The coarse, chunky, sweetly tart lemon pie is said to be based on a recipe from Chef Sheila Bryson’s mother. Mom knows best.
“More of a neghborhood place,” one writer sniffed. “There's nothing here I'd drive across town for... particularly with so many great Southwestern eateries around.”
5 That Didn’t Make it... and Why
Hash Kitchen: With its now-legendary French toast spread and weekend-morning chill-core DJ, it might be the Valley’s best brunch spot. But it opened in July 2015. Not quite new enough.
CoR Tapas: Was on the bubble, but didn’t have the consensus support to make it an honorable mention. “It still needed some massaging to the menu when I last went,” one BNR writer opined.
Flourish: Great views, some interesting cocktails, but the new flagship restaurant at the CopperWynd Resort in Fountain Hills didn’t overwhelm any of the BNR writers who tried it.
Wink 24: Great atmosphere, great service, but the kindest assessment we can give the wood-fired pizzas and wine-centric culinary program is “masses-pleasing.”
Pomelo: Too many mixed reports from our food writers. Overpriced, a bit banal.
Maybe in 2017?
These promising Valley restaurants didn’t open in time to make our 2016 BNR window.
Stella: Restaurateur Mark Drinkwater vultured chef Robert Eckhardt from Drexyl to lead this New American-Italian eatery in the old Central Bistro space on Camelback Road and 32nd Street.
Match Cuisine & Cocktails: Located in the new FOUND:RE boutique hotel in the Roosevelt arts district, the restaurant will offer locally sourced “global street food.” Originally slated to open last spring. New ETA: November.
Hot Noodles Cold Sake: Josh Hebert (Posh Improvisational Cuisine) unveiled his eagerly awaited ramen shop near the Scottsdale Airpark in early October.
Yama Sushi House: Filling a neighborhood need, this maguro-mover opened in Uptown Phoenix just south of Camelback in September.
Binkley’s: The resurrection of chef Kevin Binkley’s flagship gastro lab – located in the old Bink’s Midtown space in East Phoenix – is slated for January.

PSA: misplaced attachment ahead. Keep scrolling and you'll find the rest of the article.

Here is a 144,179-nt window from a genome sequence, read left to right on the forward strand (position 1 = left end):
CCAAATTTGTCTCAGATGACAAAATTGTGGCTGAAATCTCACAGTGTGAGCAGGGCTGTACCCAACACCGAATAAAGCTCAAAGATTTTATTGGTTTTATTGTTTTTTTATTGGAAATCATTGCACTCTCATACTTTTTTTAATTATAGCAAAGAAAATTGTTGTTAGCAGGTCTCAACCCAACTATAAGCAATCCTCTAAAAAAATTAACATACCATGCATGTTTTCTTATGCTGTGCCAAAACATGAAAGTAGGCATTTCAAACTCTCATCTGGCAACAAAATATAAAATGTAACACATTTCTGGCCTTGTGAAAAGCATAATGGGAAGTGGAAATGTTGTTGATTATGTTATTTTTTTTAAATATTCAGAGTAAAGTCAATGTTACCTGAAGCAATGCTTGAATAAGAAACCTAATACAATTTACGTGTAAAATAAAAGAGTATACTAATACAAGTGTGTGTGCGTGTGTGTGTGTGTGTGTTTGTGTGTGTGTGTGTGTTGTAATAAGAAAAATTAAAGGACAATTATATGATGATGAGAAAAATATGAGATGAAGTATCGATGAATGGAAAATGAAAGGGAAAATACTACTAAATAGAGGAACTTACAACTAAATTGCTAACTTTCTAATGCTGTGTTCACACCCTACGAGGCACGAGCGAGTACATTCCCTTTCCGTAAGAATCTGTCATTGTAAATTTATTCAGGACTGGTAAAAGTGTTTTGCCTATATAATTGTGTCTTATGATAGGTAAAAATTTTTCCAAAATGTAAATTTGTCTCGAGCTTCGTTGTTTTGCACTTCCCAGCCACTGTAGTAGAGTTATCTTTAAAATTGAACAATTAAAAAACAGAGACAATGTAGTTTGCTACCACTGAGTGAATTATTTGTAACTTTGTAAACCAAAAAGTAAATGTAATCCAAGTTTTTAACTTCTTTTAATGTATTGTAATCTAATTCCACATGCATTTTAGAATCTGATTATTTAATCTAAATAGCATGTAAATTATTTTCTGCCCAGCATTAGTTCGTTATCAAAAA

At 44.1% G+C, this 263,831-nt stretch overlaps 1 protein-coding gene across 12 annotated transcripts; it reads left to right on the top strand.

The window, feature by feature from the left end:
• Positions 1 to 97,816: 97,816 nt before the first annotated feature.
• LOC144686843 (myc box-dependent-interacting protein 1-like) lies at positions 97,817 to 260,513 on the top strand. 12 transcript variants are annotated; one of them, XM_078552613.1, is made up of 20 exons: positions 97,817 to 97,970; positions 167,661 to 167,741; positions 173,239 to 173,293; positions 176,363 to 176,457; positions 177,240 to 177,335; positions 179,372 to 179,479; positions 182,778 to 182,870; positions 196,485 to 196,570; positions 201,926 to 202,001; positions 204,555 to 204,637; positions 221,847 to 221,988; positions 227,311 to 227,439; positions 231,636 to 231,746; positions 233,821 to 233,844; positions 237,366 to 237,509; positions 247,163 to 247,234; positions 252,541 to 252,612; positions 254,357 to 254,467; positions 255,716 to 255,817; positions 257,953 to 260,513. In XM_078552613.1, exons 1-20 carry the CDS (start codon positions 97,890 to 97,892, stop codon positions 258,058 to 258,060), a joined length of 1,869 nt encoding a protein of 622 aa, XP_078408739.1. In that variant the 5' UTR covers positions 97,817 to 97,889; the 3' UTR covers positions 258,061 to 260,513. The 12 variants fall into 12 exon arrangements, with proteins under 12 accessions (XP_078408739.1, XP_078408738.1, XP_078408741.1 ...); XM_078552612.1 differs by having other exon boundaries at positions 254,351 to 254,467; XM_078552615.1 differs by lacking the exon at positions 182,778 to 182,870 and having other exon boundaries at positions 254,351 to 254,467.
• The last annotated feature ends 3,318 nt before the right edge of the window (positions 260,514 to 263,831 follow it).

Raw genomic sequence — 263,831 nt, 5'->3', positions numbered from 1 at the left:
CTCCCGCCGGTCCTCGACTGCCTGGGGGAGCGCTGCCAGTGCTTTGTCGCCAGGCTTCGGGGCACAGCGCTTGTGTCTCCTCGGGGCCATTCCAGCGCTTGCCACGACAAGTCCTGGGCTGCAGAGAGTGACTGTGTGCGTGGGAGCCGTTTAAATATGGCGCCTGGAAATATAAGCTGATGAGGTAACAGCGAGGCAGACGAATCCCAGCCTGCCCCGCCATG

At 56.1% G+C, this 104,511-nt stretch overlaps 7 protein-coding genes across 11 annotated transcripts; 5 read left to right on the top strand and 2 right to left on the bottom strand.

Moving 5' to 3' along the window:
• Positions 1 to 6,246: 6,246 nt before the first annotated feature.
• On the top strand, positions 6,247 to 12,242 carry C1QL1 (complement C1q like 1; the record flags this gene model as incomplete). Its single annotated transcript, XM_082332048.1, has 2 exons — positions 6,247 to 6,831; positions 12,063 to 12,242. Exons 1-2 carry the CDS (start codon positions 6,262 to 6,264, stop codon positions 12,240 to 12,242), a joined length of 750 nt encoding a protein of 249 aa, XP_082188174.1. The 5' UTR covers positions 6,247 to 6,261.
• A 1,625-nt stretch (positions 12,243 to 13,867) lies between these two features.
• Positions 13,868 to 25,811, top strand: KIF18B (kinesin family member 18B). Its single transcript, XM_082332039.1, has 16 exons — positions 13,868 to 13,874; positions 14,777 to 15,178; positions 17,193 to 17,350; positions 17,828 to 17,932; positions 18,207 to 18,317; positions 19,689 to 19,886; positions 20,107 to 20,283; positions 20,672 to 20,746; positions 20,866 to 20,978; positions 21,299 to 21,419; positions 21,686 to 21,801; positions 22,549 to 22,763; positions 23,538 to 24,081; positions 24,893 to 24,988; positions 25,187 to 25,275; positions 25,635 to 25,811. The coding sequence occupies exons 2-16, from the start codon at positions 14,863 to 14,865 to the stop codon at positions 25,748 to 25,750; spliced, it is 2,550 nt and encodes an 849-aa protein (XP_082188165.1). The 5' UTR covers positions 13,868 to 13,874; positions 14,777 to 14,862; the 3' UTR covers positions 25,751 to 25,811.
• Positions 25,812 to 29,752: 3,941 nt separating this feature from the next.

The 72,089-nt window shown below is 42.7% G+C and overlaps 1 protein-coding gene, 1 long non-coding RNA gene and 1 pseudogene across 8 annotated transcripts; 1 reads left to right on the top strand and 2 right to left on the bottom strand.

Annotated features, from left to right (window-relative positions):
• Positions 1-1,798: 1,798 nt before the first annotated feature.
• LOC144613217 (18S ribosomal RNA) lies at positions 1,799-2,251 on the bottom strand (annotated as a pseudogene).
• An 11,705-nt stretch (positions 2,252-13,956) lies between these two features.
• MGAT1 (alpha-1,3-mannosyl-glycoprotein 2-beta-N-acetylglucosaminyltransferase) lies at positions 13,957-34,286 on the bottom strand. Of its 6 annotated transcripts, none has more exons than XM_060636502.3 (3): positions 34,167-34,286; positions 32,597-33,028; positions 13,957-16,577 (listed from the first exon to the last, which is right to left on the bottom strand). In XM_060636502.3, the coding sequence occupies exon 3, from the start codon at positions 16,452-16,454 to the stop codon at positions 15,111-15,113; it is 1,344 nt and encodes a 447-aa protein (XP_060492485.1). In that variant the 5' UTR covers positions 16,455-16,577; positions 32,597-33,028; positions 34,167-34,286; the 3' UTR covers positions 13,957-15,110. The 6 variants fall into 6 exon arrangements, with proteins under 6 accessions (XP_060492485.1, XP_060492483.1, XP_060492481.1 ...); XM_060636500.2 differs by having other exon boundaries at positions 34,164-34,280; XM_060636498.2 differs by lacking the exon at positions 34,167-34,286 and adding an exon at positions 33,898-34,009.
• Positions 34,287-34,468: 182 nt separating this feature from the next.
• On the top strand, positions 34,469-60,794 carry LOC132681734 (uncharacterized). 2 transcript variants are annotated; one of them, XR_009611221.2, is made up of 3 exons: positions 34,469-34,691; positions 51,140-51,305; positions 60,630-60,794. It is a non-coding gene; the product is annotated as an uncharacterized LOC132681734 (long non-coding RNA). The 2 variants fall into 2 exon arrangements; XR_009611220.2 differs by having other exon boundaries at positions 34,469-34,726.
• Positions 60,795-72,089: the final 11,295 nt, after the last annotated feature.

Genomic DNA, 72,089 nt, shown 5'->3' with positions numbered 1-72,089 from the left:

The best new restaurants of 2016, according to our online BNR readers’ poll.
Helio Basin Brewing Co.
Joe’s Midnight Run
Best New Bar
We’re not sure what to call it – synergy, alchemy, canny opportunism – but something conspired to make this underground tiki-inspired bar a runaway hit before the first Mai Tai was even mixed. Maybe people just love the idea of turning the service pits of a Jiffy Lube into a bar. Or maybe the super-limited seating capacity (about two dozen customers at a time) feeds our First World hunger for scarcity. Or perhaps folks were simply bowled over by the bar’s all-star cadre of Valley mixology pros, a list that includes Jason Asher (Counter Intuitive), Travis Nass (late of Last Drop), Micah Olson (Crudo) and more. Final explanation: the cocktails are just that good. And they are. 3620 E. Indian School Rd., Phoenix, 602-900-5188, sipcoffeeandbeergarage.com
Best New Pizza
Boss Pizza Bar
Yes, our reviewer loved the Chicago-style pies at this Old Town pizzeria, including the “perfectly balanced” house pepperoni and all-veg Meat Haters with spinach, green peppers and mushrooms cut as thick as bread slices. But we have a feeling the restaurant’s reputation will really take off this winter, when the public can finally take advantage of the pizzeria’s signature, wrap-around patio. 7125 E. Second St., Scottsdale, 480-777-2677, bosspizzabar.com
House of Egg Roll
First rule of dining at House of Egg Roll? Don’t order the egg rolls. That directive comes straight from the new owners, who overhauled the menu with hard-to-find, vibrantly spiced classic dishes – e.g. cumin-spiked braised chicken and hot and sour lamb dumplings – from China’s northwestern province of Shaanxi after acquiring the restaurant late last year. The name stuck, the egg rolls did not. The restaurant was subsequently anointed one of Time Out’s 17 Best Chinese Restaurants in America. 961 W. Ray Rd., Chandler, 480-899-9331, shaanxibiangbiang.com
Best Brewery Food
Helio Basin Brewing Co.
Duck fat charro beans, where have you been all our lives? The savory side dish is one of several items on the brewery’s limited but inspired menu that transcends the salt-and-carb model of typical microbrewery food programs. The centerpiece of the menu – a selection of eight tacos – reads like a pub-grub version of Native American fine dining legend Kai, with Southwest-inspired deliciousness like roasted Tohono O’odham tepary beans with blackened tomato hummus. The signature War Bonnet taco with jalapeño-marinated beef and hibiscus-pickled cauliflower is a must-try. 3935 E. Thomas Rd., Phoenix, 602-354-3525,